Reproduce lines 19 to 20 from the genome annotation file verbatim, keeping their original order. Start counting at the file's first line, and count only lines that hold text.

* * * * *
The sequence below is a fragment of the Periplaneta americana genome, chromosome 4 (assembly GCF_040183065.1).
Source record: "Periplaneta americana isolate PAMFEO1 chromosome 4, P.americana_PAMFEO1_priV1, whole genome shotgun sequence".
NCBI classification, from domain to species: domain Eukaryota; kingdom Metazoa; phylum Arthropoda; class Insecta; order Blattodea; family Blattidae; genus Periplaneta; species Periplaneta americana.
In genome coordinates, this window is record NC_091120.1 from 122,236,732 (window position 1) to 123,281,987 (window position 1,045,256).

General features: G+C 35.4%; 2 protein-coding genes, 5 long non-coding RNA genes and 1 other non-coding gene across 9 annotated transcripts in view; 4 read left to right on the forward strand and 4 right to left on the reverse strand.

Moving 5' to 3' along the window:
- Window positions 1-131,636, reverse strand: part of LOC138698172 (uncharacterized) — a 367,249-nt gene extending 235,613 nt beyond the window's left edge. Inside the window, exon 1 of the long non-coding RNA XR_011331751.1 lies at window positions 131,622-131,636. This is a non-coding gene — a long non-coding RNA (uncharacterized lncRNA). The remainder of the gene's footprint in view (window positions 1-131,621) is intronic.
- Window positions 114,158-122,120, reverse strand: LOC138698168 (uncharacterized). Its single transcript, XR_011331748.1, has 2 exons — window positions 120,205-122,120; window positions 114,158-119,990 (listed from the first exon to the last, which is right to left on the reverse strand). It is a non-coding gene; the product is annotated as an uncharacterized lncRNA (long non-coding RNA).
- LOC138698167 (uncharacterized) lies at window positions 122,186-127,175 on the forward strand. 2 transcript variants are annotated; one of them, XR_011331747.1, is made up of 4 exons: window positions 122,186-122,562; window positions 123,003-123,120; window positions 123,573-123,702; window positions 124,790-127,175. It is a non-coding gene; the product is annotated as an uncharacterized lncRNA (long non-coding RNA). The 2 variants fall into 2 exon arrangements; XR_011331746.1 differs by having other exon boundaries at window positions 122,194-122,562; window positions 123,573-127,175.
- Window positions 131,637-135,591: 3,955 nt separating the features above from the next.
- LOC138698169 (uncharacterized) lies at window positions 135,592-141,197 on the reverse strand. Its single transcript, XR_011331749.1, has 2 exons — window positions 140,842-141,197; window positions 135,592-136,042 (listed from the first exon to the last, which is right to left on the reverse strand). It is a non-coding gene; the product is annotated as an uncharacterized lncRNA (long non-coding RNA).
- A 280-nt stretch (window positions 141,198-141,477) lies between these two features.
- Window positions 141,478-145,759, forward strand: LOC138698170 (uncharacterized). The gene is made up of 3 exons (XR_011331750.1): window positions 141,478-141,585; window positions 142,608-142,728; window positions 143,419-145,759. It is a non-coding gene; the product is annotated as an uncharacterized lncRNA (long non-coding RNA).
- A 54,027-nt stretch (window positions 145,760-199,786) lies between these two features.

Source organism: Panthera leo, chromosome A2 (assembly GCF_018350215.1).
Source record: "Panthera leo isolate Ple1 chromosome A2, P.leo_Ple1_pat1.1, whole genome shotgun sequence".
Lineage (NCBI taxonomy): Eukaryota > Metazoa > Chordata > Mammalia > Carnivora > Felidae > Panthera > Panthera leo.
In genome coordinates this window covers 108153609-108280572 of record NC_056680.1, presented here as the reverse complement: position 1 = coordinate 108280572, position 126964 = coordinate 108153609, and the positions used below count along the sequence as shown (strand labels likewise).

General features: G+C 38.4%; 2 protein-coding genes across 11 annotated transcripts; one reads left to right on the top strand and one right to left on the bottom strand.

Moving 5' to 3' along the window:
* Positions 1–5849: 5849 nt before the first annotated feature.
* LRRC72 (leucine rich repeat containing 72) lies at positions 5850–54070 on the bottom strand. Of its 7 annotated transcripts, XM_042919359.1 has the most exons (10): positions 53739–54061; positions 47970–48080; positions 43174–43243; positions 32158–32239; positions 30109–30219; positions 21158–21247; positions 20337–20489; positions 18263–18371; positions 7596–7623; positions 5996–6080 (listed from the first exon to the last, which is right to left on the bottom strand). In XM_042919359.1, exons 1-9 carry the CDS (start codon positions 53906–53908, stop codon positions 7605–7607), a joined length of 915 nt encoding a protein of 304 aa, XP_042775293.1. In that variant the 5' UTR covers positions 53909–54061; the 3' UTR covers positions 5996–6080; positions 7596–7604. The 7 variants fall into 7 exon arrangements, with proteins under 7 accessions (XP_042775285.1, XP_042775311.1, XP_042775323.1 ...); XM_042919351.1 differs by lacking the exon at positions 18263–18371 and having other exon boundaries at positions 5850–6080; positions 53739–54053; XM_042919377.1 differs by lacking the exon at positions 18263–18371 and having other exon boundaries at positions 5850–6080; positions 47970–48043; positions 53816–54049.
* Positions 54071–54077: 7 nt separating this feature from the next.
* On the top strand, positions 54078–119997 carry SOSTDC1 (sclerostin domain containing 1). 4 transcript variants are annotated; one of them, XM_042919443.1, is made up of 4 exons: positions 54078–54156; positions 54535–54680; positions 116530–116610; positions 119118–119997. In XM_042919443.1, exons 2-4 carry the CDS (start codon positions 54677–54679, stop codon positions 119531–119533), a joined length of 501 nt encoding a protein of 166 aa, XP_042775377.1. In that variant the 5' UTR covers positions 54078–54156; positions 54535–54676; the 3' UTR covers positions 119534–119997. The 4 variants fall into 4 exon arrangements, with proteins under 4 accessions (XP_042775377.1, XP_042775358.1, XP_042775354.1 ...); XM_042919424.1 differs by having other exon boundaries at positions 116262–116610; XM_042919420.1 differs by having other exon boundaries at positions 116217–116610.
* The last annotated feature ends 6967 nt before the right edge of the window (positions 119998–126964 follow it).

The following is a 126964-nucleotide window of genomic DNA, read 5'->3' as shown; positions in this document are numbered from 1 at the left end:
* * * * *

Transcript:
General features: G+C 38.4%; 2 protein-coding genes across 11 annotated transcripts; one reads left to right on the top strand and one right to left on the bottom strand.

Moving 5' to 3' along the window: